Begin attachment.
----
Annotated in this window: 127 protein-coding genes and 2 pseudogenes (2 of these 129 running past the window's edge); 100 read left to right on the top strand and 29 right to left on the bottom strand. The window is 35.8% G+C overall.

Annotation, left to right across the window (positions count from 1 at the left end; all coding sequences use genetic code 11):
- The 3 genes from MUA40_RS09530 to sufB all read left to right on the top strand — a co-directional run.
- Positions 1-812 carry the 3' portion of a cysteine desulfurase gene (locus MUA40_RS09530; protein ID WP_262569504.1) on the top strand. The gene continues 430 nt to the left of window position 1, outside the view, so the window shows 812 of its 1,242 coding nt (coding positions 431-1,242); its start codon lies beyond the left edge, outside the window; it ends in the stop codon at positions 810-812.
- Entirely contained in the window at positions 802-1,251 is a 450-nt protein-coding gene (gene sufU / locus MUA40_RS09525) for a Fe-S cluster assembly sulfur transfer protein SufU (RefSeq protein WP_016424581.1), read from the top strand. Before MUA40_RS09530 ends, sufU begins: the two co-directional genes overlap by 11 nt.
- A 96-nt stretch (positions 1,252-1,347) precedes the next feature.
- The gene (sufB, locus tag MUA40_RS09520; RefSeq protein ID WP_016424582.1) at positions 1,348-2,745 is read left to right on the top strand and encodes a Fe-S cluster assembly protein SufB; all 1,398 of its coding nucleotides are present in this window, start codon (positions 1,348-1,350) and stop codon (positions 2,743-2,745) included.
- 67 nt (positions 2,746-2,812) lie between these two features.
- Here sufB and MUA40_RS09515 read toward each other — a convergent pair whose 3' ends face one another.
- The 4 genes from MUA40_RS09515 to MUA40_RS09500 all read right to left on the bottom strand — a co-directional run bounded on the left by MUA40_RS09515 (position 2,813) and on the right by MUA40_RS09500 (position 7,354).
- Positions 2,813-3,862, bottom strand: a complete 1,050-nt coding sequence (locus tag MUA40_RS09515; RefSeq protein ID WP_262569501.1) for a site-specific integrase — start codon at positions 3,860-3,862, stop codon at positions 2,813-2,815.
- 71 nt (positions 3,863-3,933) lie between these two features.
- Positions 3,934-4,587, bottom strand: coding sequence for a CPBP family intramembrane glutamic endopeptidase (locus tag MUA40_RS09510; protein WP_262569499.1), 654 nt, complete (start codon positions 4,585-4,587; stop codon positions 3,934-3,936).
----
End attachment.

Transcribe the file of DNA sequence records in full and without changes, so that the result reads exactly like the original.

Annotated in this window: 127 protein-coding genes and 2 pseudogenes (2 of these 129 running past the window's edge); 100 read left to right on the top strand and 29 right to left on the bottom strand. The window is 35.8% G+C overall.

Annotation, left to right across the window (positions count from 1 at the left end; all coding sequences use genetic code 11):
- The 3 genes from MUA40_RS09530 to sufB all read left to right on the top strand — a co-directional run.
- Positions 1-812 carry the 3' portion of a cysteine desulfurase gene (locus MUA40_RS09530; protein ID WP_262569504.1) on the top strand. The gene continues 430 nt to the left of window position 1, outside the view, so the window shows 812 of its 1,242 coding nt (coding positions 431-1,242); its start codon lies beyond the left edge, outside the window; it ends in the stop codon at positions 810-812.
- Entirely contained in the window at positions 802-1,251 is a 450-nt protein-coding gene (gene sufU / locus MUA40_RS09525) for a Fe-S cluster assembly sulfur transfer protein SufU (RefSeq protein WP_016424581.1), read from the top strand. Before MUA40_RS09530 ends, sufU begins: the two co-directional genes overlap by 11 nt.
- A 96-nt stretch (positions 1,252-1,347) precedes the next feature.
- The gene (sufB, locus tag MUA40_RS09520; RefSeq protein ID WP_016424582.1) at positions 1,348-2,745 is read left to right on the top strand and encodes a Fe-S cluster assembly protein SufB; all 1,398 of its coding nucleotides are present in this window, start codon (positions 1,348-1,350) and stop codon (positions 2,743-2,745) included.
- 67 nt (positions 2,746-2,812) lie between these two features.
- Here sufB and MUA40_RS09515 read toward each other — a convergent pair whose 3' ends face one another.
- The 4 genes from MUA40_RS09515 to MUA40_RS09500 all read right to left on the bottom strand — a co-directional run bounded on the left by MUA40_RS09515 (position 2,813) and on the right by MUA40_RS09500 (position 7,354).
- Positions 2,813-3,862, bottom strand: a complete 1,050-nt coding sequence (locus tag MUA40_RS09515; RefSeq protein ID WP_262569501.1) for a site-specific integrase — start codon at positions 3,860-3,862, stop codon at positions 2,813-2,815.
- 71 nt (positions 3,863-3,933) lie between these two features.
- Positions 3,934-4,587, bottom strand: coding sequence for a CPBP family intramembrane glutamic endopeptidase (locus tag MUA40_RS09510; protein WP_262569499.1), 654 nt, complete (start codon positions 4,585-4,587; stop codon positions 3,934-3,936).